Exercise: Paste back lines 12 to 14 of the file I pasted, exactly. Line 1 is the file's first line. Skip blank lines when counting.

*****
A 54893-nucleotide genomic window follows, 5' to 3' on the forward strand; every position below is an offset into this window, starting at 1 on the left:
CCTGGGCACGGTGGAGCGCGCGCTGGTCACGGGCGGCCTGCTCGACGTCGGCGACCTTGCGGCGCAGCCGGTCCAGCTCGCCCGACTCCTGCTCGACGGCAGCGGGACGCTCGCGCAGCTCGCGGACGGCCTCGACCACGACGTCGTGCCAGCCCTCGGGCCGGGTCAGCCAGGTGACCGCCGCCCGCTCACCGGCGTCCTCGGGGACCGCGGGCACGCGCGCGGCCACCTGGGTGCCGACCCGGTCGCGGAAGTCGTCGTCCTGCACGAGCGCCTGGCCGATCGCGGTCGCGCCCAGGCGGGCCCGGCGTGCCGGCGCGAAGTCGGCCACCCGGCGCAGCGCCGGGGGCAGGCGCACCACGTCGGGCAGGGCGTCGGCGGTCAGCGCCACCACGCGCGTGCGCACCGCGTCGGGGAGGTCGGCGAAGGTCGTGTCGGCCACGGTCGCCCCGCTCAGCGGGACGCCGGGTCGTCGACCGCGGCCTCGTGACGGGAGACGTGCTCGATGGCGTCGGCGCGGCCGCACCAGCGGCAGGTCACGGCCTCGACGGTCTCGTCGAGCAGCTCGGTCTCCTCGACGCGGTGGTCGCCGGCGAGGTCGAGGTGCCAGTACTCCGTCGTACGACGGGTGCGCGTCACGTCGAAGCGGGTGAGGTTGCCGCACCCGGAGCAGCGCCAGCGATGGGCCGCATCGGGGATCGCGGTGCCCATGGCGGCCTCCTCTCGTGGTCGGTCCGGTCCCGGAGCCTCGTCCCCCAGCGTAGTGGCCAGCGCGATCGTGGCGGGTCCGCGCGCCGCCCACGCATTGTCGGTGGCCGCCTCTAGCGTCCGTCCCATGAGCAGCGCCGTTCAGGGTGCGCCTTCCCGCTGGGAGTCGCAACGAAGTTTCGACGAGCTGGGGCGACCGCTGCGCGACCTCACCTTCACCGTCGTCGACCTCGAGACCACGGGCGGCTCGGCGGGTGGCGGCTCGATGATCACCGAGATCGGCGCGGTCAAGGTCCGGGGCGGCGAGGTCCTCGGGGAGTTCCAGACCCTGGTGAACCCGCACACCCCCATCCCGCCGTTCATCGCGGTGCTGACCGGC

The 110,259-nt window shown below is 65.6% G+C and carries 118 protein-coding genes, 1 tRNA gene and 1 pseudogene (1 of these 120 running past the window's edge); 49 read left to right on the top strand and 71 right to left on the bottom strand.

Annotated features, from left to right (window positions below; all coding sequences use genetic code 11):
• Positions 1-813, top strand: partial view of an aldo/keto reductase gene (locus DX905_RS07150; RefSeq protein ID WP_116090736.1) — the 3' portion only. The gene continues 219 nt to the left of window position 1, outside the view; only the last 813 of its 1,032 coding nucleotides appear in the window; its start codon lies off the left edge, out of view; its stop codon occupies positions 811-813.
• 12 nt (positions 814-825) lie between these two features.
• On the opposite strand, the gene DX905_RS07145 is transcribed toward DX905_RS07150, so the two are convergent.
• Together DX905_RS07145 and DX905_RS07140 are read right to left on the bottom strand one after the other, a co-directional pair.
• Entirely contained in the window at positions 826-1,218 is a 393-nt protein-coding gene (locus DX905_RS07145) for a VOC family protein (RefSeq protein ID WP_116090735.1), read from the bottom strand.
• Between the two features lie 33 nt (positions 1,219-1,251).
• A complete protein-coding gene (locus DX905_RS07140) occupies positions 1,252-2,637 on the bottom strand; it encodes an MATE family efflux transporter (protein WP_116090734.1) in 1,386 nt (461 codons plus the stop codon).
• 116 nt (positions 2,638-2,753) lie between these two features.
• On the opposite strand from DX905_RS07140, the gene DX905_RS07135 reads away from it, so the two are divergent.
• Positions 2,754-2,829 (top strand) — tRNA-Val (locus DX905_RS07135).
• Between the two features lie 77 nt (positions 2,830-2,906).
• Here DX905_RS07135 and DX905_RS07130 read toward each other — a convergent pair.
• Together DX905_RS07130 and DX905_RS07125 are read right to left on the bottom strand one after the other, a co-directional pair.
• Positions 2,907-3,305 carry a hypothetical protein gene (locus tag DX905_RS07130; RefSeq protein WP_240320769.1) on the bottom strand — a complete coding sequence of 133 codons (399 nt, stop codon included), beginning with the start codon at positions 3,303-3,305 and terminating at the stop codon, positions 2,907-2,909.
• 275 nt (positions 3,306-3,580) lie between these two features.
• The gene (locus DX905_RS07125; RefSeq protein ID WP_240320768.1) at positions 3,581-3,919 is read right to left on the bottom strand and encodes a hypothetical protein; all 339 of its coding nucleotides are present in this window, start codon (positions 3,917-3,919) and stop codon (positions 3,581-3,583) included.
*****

• 116 nt (positions 2,638-2,753) lie between these two features.
• On the opposite strand from DX905_RS07140, the gene DX905_RS07135 reads away from it, so the two are divergent.
• Positions 2,754-2,829 (top strand) — tRNA-Val (locus DX905_RS07135).